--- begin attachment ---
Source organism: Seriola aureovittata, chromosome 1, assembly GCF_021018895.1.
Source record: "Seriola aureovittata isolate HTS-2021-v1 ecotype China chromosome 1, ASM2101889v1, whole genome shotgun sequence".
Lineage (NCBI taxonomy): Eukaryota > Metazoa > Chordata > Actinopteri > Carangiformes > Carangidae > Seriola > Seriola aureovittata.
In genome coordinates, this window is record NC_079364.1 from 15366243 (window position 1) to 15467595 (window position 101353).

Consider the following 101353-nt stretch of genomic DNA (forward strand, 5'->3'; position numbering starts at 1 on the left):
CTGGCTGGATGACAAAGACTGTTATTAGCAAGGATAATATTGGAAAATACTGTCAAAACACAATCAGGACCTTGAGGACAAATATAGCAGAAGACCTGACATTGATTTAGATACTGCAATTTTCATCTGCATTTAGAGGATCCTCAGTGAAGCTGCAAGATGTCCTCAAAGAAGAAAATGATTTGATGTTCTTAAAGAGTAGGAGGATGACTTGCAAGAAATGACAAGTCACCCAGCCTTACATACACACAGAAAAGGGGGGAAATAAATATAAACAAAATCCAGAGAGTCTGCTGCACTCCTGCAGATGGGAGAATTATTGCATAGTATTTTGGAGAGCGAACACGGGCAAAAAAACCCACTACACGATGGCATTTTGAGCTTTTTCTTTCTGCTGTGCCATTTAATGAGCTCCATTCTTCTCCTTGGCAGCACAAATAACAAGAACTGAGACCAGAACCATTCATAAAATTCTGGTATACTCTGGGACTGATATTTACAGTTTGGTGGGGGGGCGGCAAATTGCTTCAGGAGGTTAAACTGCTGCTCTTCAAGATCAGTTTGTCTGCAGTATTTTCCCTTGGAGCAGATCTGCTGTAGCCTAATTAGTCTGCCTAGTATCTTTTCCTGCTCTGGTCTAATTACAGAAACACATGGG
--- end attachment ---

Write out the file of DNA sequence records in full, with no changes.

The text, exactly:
Source organism: Seriola aureovittata, chromosome 1, assembly GCF_021018895.1.
Source record: "Seriola aureovittata isolate HTS-2021-v1 ecotype China chromosome 1, ASM2101889v1, whole genome shotgun sequence".
Lineage (NCBI taxonomy): Eukaryota > Metazoa > Chordata > Actinopteri > Carangiformes > Carangidae > Seriola > Seriola aureovittata.
In genome coordinates, this window is record NC_079364.1 from 15366243 (window position 1) to 15467595 (window position 101353).

Consider the following 101353-nt stretch of genomic DNA (forward strand, 5'->3'; position numbering starts at 1 on the left):
CTGGCTGGATGACAAAGACTGTTATTAGCAAGGATAATATTGGAAAATACTGTCAAAACACAATCAGGACCTTGAGGACAAATATAGCAGAAGACCTGACATTGATTTAGATACTGCAATTTTCATCTGCATTTAGAGGATCCTCAGTGAAGCTGCAAGATGTCCTCAAAGAAGAAAATGATTTGATGTTCTTAAAGAGTAGGAGGATGACTTGCAAGAAATGACAAGTCACCCAGCCTTACATACACACAGAAAAGGGGGGAAATAAATATAAACAAAATCCAGAGAGTCTGCTGCACTCCTGCAGATGGGAGAATTATTGCATAGTATTTTGGAGAGCGAACACGGGCAAAAAAACCCACTACACGATGGCATTTTGAGCTTTTTCTTTCTGCTGTGCCATTTAATGAGCTCCATTCTTCTCCTTGGCAGCACAAATAACAAGAACTGAGACCAGAACCATTCATAAAATTCTGGTATACTCTGGGACTGATATTTACAGTTTGGTGGGGGGGCGGCAAATTGCTTCAGGAGGTTAAACTGCTGCTCTTCAAGATCAGTTTGTCTGCAGTATTTTCCCTTGGAGCAGATCTGCTGTAGCCTAATTAGTCTGCCTAGTATCTTTTCCTGCTCTGGTCTAATTACAGAAACACATGGG